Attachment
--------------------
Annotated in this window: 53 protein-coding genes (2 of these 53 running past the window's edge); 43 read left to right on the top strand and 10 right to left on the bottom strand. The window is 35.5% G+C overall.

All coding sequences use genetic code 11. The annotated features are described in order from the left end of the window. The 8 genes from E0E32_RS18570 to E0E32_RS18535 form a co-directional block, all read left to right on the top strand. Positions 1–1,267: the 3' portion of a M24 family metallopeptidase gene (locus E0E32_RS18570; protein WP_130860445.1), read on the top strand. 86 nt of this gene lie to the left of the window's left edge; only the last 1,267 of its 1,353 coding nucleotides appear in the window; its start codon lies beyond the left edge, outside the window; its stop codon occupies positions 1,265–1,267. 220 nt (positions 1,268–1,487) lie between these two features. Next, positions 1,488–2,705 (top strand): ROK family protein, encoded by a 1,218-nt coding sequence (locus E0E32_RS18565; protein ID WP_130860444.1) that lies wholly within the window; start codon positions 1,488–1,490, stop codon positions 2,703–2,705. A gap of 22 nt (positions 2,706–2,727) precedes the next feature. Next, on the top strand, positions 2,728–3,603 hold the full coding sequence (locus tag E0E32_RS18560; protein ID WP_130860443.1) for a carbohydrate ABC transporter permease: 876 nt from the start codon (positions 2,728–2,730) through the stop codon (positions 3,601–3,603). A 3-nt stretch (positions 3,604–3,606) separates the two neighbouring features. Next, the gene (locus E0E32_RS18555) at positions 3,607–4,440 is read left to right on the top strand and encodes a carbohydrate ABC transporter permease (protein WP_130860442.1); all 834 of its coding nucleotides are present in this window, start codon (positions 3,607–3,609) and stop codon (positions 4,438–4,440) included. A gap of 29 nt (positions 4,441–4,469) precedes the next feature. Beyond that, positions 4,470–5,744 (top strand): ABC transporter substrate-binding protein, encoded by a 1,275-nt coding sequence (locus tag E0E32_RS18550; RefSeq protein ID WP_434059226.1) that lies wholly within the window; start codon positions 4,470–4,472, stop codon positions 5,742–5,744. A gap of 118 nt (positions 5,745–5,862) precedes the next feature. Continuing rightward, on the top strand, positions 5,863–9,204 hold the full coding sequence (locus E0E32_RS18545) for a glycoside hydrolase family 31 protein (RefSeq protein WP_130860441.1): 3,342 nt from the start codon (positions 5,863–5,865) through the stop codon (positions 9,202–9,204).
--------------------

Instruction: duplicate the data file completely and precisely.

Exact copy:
Annotated in this window: 53 protein-coding genes (2 of these 53 running past the window's edge); 43 read left to right on the top strand and 10 right to left on the bottom strand. The window is 35.5% G+C overall.

All coding sequences use genetic code 11. The annotated features are described in order from the left end of the window. The 8 genes from E0E32_RS18570 to E0E32_RS18535 form a co-directional block, all read left to right on the top strand. Positions 1–1,267: the 3' portion of a M24 family metallopeptidase gene (locus E0E32_RS18570; protein WP_130860445.1), read on the top strand. 86 nt of this gene lie to the left of the window's left edge; only the last 1,267 of its 1,353 coding nucleotides appear in the window; its start codon lies beyond the left edge, outside the window; its stop codon occupies positions 1,265–1,267. 220 nt (positions 1,268–1,487) lie between these two features. Next, positions 1,488–2,705 (top strand): ROK family protein, encoded by a 1,218-nt coding sequence (locus E0E32_RS18565; protein ID WP_130860444.1) that lies wholly within the window; start codon positions 1,488–1,490, stop codon positions 2,703–2,705. A gap of 22 nt (positions 2,706–2,727) precedes the next feature. Next, on the top strand, positions 2,728–3,603 hold the full coding sequence (locus tag E0E32_RS18560; protein ID WP_130860443.1) for a carbohydrate ABC transporter permease: 876 nt from the start codon (positions 2,728–2,730) through the stop codon (positions 3,601–3,603). A 3-nt stretch (positions 3,604–3,606) separates the two neighbouring features. Next, the gene (locus E0E32_RS18555) at positions 3,607–4,440 is read left to right on the top strand and encodes a carbohydrate ABC transporter permease (protein WP_130860442.1); all 834 of its coding nucleotides are present in this window, start codon (positions 3,607–3,609) and stop codon (positions 4,438–4,440) included. A gap of 29 nt (positions 4,441–4,469) precedes the next feature. Beyond that, positions 4,470–5,744 (top strand): ABC transporter substrate-binding protein, encoded by a 1,275-nt coding sequence (locus tag E0E32_RS18550; RefSeq protein ID WP_434059226.1) that lies wholly within the window; start codon positions 4,470–4,472, stop codon positions 5,742–5,744. A gap of 118 nt (positions 5,745–5,862) precedes the next feature. Continuing rightward, on the top strand, positions 5,863–9,204 hold the full coding sequence (locus E0E32_RS18545) for a glycoside hydrolase family 31 protein (RefSeq protein WP_130860441.1): 3,342 nt from the start codon (positions 5,863–5,865) through the stop codon (positions 9,202–9,204).